The gloves are off in Rajasthan Congress. After being blamed for the drubbing the Congress received in the Lok Sabha elections, Chief Minister Ashok Gehlot said that his bete noire, Deputy Chief Minister Sachin Pilot, should own responsibility for at least the defeat in Jodhpur, where Gehlot's son Vaibhav was fielded.
The Congress failed to win even one of the 25 Lok Sabha seats in the Rajasthan, less than six months after it won the assembly elections in December, 2018. “Sachin Pilot had said that the Congress will win Jodhpur with a huge majority, that all the six MLAs are ours and we have carried out an excellent campaign. So, I feel, Pilot Sahab should take responsibility for at least that seat. There ought to be a post mortem to find out why we did not win the Jodhpur seat,” Gehlot said in an interview to a TV channel.
However, as the interview went viral, Gehlot tweeted that he was being quoted out of context. He posted a clip from the interview and stated alongside, "This was reply to some questions during interview... Some sections of the media are making unnecessary issue out of the context".
The chief minister was responding to a question on Pilot, who is also the state Congress president, having given the guarantee in the run-up to the elections that Jodhpur will be won by the party. He, however, immediately added that when the party has lost all 25 seats in the state, it is neither for the chief minister nor for the PCC chief to take responsibility for the electoral debacle. “It is a collective responsibility,” he said.
It is worth noting that Jodhpur is recognised as Gehlot's stronghold, and he is an MLA from Sardarpura assembly segment in the constituency. Vaibhav lost the election by a mammoth margin of 2.74 lakh votes to Union minister Gajendra Singh Shekhawat. The Congress failed to establish a lead even in Gehlot senior's own seat Sardarpura.
Gehlot's comments have to be seen in the context of the clamour in the Rajasthan unit demanding accountability be fixed for the defeat. The questions being raised about the party's humiliating defeat in the Lok Sabha polls just months after it won the assembly elections are being perceived as being critical of Gehlot's leadership. Pilot has not responded to Gehlot's interview, but has expressed surprise at his comments.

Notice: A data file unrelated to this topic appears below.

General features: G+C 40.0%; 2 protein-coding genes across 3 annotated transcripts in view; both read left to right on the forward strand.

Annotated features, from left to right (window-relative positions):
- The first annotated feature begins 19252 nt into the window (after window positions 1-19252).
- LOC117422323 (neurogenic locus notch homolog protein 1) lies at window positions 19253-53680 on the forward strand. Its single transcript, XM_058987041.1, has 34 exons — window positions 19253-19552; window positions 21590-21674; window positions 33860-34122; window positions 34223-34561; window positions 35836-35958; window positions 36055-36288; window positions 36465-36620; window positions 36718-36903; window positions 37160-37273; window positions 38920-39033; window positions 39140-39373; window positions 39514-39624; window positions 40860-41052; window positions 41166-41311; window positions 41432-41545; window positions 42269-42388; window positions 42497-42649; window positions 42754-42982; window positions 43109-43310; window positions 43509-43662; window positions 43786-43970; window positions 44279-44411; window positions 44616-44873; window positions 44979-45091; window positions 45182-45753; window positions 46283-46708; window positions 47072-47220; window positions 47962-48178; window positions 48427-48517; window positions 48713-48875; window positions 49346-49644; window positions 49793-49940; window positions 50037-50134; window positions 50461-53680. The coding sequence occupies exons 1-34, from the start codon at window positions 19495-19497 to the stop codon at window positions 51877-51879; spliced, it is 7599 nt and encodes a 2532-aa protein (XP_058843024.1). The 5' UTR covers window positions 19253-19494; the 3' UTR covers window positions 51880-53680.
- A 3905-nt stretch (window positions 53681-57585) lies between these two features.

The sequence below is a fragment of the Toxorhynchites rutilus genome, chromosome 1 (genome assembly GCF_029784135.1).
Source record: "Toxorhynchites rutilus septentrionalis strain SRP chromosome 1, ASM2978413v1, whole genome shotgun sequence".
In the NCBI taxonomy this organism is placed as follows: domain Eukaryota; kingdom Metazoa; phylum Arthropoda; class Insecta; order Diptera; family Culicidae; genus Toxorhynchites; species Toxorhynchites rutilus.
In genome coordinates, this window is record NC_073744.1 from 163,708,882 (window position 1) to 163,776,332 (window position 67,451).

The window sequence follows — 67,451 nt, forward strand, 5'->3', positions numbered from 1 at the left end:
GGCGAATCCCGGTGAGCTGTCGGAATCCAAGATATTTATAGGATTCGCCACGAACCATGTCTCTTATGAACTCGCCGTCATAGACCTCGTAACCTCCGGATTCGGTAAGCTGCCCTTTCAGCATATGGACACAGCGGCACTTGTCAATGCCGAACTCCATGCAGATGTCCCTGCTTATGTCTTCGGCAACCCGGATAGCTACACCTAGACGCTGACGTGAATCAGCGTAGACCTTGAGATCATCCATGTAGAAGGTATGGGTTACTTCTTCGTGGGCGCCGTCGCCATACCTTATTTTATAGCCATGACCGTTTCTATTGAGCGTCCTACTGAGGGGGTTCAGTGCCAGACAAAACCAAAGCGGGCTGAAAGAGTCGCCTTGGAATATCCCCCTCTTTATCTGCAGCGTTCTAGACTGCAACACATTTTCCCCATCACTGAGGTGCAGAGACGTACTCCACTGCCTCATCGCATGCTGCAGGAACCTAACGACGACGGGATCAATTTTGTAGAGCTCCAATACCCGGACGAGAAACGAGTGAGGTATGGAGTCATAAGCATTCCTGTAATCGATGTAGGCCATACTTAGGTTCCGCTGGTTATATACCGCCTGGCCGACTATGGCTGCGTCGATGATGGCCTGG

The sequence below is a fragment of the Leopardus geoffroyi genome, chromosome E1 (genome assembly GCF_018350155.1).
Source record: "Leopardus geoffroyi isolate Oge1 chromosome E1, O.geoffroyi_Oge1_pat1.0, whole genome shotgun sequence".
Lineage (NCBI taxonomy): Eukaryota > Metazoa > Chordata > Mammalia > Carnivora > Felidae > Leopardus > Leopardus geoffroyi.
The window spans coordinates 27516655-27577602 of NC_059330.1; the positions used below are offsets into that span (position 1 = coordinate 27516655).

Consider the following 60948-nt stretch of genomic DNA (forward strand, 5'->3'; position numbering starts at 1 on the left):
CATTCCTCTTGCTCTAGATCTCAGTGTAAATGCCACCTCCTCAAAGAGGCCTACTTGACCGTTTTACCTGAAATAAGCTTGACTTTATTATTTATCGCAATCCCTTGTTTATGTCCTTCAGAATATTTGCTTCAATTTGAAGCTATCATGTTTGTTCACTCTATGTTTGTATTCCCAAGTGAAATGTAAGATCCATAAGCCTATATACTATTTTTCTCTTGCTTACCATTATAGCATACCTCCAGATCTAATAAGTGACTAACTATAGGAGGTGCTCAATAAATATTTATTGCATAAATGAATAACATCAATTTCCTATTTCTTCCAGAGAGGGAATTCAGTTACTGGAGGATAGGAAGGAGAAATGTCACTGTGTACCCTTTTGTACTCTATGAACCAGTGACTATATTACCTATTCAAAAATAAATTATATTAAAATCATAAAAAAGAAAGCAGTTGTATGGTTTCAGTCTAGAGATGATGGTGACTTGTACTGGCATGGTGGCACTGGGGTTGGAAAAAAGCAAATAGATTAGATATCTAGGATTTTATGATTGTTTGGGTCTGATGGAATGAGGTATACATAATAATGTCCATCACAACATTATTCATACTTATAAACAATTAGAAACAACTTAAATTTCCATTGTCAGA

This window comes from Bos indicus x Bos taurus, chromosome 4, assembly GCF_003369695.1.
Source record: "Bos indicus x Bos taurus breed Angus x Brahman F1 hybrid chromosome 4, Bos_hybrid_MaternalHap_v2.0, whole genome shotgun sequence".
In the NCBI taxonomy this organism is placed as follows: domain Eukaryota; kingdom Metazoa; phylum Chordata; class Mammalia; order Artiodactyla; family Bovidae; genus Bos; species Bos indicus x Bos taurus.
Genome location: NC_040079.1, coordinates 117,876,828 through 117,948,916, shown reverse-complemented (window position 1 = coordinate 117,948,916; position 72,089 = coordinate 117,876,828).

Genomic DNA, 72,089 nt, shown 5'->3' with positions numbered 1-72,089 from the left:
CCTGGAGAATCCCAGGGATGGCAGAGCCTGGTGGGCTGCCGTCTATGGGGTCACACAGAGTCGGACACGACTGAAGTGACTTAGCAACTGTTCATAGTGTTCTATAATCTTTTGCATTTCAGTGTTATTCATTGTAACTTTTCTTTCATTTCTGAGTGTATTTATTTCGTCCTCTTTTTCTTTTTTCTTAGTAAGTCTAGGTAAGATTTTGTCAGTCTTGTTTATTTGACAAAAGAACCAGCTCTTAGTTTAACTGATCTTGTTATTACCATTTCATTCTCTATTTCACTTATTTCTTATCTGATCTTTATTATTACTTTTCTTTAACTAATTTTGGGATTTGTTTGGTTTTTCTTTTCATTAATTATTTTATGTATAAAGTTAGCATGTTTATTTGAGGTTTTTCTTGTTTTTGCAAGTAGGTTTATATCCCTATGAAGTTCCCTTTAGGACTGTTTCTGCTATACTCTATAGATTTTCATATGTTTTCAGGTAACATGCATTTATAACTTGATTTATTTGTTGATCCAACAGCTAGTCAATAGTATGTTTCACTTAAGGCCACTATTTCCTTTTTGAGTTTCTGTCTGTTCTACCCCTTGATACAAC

The chorus of voices seeking accountability for the defeat gathered steam after party chief Rahul Gandhi, at the Congress Working Committee meeting called to discuss the reasons for the Lok Sabha rout, hit out at senior leaders for putting their sons before the party's interests. And it was interpreted that among the leaders in question was Gehlot, whose son made his electoral debut from Jodhpur.
Gehlot's critics were quick to claim that he had invested majority of his time and effort on the campaign in Jodhpur, and this was at the cost of the other constituencies in Rajasthan. The Gehlot camp responded by bringing out a factsheet of the chief minister's campaign during the Lok Sabha polls, according to which of the 104 rallies that he addressed in the state, only 11 were in Jodhpur. It was also pointed out by them that the Congress failed to win in other states, too, where it was expected to do well.
Amidst the open rift in the faction-ridden Rajasthan Congress following the poll whitewash, both Gehlot and Pilot were in Delhi in a bid to meet Rahul and explain their side of the story to him. However, it is learnt that they failed to meet Rahul, who had gone into a shell after declaring in the CWC meeting that he wants to step down as the party chief owning responsibility for the election defeat, and had separate meetings with Congress General Secretary Priyanka Gandhi Vadra at Rahul's residence.
The Pilot camp maintains that he had led the Congress to the victory in the assembly elections just a few months back, prior to which he had ensured the party's win in the Lok Sabha bypoll in Alwar and Ajmer. It is felt that he got a raw deal when he was not made the chief minister after the party won the state polls, unseating the Vasundhara Raje-government. Pilot's hardwork and sustained campaign against the Raje establishment since he was named Rajasthan PCC chief in 2013, when the party was reduced to just 21 out of the 200 seats in the state assembly, is alluded to.